Not all news is bad, of course. The German retail PMI bounced back up in May: 55.5, versus 51.0 in April. And the construction PMI improved from 50.9 in April to 53.9.

But here is the good news

Korea had already released positive May trade data earlier. The better trend was confirmed by the Chinese trade data. Export growth (in USD) stabilised at 12.6% in May. More importantly, Chinese imports were up an impressive 26.0% yoy in May, following 21.5% in April. These numbers may have been flattered by higher oil prices or even exchange rate movements, but they still look healthy. If my theory is correct, the European data must soon reflect the improvements here. So the moment of truth for this theory is approaching rapidly. To be frank we should soon see a significant improvement in eurozone and German confidence indicators as well as hard data. If that improvement does not materialise we will need seriously to reconsider the near-term growth outlook.

The ongoing trade conflict is another possible explanation for eurozone, and in particular German weakness. The idea is that the uncertainty created by the trade conflict is damaging confidence and forcing businesses to postpone their investment spending plans. I find this line of thinking not fully convincing. True, uncertainty may damage confidence. Particularly, German business confidence may be hurt by the US investigation into whether or not the import of foreign cars into the US is a threat of US national security. But for this uncertainty also and already to have had a significant impact on the actual levels of economic activity is a different matter. On this point, too, the moment of truth is approaching: will the Trump administration back down from its aggressive trade rhetoric or not?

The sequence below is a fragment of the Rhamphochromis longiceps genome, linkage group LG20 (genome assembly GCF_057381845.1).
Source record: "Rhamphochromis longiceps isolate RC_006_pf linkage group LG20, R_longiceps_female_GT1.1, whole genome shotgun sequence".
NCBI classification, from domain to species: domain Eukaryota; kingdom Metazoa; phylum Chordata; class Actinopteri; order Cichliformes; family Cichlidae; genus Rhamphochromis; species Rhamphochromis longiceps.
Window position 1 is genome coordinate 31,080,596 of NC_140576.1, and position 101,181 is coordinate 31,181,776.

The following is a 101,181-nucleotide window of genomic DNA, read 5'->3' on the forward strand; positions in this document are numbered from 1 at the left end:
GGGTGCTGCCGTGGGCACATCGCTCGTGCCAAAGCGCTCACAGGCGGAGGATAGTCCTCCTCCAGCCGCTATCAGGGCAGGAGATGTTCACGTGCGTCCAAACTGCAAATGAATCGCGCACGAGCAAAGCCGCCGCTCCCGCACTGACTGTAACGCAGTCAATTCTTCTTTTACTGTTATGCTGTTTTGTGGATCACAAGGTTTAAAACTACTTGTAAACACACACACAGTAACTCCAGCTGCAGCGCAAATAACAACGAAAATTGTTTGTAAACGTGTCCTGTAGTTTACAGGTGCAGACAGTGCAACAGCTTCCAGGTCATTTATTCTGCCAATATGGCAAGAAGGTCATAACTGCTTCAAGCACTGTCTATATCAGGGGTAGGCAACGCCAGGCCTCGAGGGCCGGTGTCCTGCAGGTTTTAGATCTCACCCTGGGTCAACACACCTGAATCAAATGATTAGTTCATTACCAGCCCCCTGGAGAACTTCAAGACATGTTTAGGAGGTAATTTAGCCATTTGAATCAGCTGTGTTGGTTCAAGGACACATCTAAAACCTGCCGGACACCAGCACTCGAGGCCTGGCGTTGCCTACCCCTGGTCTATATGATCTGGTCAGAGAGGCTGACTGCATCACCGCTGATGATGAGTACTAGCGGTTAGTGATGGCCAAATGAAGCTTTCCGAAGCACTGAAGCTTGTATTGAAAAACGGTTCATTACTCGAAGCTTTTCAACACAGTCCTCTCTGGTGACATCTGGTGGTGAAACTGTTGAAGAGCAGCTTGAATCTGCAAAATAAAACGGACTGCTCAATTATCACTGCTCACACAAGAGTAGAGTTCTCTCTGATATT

Moment of truth for the ECB also

The ECB is likely to make announcements at their next policy meeting about the exit from the QE programme. So far, the line has been that the ECB will only quit the programme if it looks like inflation will be heading towards the 2%. The last set of inflation data shows that inflation has suddenly turned up. However, that looks to be the result of incidental factors and the rise of oil prices. Following the logic the ECB has been communicating, that would not be enough for an early end to asset purchases altogether and for interest rates to be lifted.

In a remarkable speech, the ECB’s chief economist, Peter Praet, who has been one of the more dovish ECB officials, seems to have done a bit of a U-turn. He said that the upcoming meeting will be a decision moment and that the criteria for ending the programme have been met. We are somewhat surprised by his speech because of his earlier dovish tone and the fact that the eurozone economy has hit a soft patch, which we cannot be sure is temporary. In addition, we doubt if inflation will move up to 2% on a sustainable basis any time soon. Not that I think there is a problem with inflation at its current level, but the ECB, and Praet in particular, have stressed the importance of the 2% so much. We will see. Following Praet’s speech, markets adjusted their expectations. This may have further to run.